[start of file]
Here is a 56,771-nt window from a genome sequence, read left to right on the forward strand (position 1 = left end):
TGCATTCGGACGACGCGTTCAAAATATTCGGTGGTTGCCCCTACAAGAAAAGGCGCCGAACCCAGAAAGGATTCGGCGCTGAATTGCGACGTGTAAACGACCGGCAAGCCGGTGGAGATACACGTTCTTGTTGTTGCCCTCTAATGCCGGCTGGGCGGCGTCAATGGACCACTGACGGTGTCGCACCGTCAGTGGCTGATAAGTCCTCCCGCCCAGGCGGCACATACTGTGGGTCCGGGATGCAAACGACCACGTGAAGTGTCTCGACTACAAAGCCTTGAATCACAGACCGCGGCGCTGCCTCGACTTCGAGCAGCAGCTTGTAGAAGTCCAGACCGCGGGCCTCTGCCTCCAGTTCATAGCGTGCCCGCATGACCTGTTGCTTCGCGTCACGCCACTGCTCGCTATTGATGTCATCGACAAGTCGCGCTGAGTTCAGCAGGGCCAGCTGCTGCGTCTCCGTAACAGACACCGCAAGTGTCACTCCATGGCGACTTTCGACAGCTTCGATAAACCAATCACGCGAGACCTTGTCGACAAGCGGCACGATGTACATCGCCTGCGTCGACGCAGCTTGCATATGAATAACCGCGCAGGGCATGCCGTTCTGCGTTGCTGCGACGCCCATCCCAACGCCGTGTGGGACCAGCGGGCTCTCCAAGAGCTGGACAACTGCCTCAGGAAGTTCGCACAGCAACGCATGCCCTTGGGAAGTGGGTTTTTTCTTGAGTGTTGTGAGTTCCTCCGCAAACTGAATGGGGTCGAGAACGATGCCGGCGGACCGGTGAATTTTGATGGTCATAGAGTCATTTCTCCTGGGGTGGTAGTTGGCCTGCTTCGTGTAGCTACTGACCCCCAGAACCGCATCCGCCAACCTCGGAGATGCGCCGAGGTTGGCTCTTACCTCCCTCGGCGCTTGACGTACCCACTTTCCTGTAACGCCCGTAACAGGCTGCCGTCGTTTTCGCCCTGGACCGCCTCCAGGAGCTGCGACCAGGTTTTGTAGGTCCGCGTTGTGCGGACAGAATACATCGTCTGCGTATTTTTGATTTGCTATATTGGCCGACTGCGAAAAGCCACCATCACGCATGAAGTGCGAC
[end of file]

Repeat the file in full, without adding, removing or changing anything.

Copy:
Here is a 56,771-nt window from a genome sequence, read left to right on the forward strand (position 1 = left end):
TGCATTCGGACGACGCGTTCAAAATATTCGGTGGTTGCCCCTACAAGAAAAGGCGCCGAACCCAGAAAGGATTCGGCGCTGAATTGCGACGTGTAAACGACCGGCAAGCCGGTGGAGATACACGTTCTTGTTGTTGCCCTCTAATGCCGGCTGGGCGGCGTCAATGGACCACTGACGGTGTCGCACCGTCAGTGGCTGATAAGTCCTCCCGCCCAGGCGGCACATACTGTGGGTCCGGGATGCAAACGACCACGTGAAGTGTCTCGACTACAAAGCCTTGAATCACAGACCGCGGCGCTGCCTCGACTTCGAGCAGCAGCTTGTAGAAGTCCAGACCGCGGGCCTCTGCCTCCAGTTCATAGCGTGCCCGCATGACCTGTTGCTTCGCGTCACGCCACTGCTCGCTATTGATGTCATCGACAAGTCGCGCTGAGTTCAGCAGGGCCAGCTGCTGCGTCTCCGTAACAGACACCGCAAGTGTCACTCCATGGCGACTTTCGACAGCTTCGATAAACCAATCACGCGAGACCTTGTCGACAAGCGGCACGATGTACATCGCCTGCGTCGACGCAGCTTGCATATGAATAACCGCGCAGGGCATGCCGTTCTGCGTTGCTGCGACGCCCATCCCAACGCCGTGTGGGACCAGCGGGCTCTCCAAGAGCTGGACAACTGCCTCAGGAAGTTCGCACAGCAACGCATGCCCTTGGGAAGTGGGTTTTTTCTTGAGTGTTGTGAGTTCCTCCGCAAACTGAATGGGGTCGAGAACGATGCCGGCGGACCGGTGAATTTTGATGGTCATAGAGTCATTTCTCCTGGGGTGGTAGTTGGCCTGCTTCGTGTAGCTACTGACCCCCAGAACCGCATCCGCCAACCTCGGAGATGCGCCGAGGTTGGCTCTTACCTCCCTCGGCGCTTGACGTACCCACTTTCCTGTAACGCCCGTAACAGGCTGCCGTCGTTTTCGCCCTGGACCGCCTCCAGGAGCTGCGACCAGGTTTTGTAGGTCCGCGTTGTGCGGACAGAATACATCGTCTGCGTATTTTTGATTTGCTATATTGGCCGACTGCGAAAAGCCACCATCACGCATGAAGTGCGAC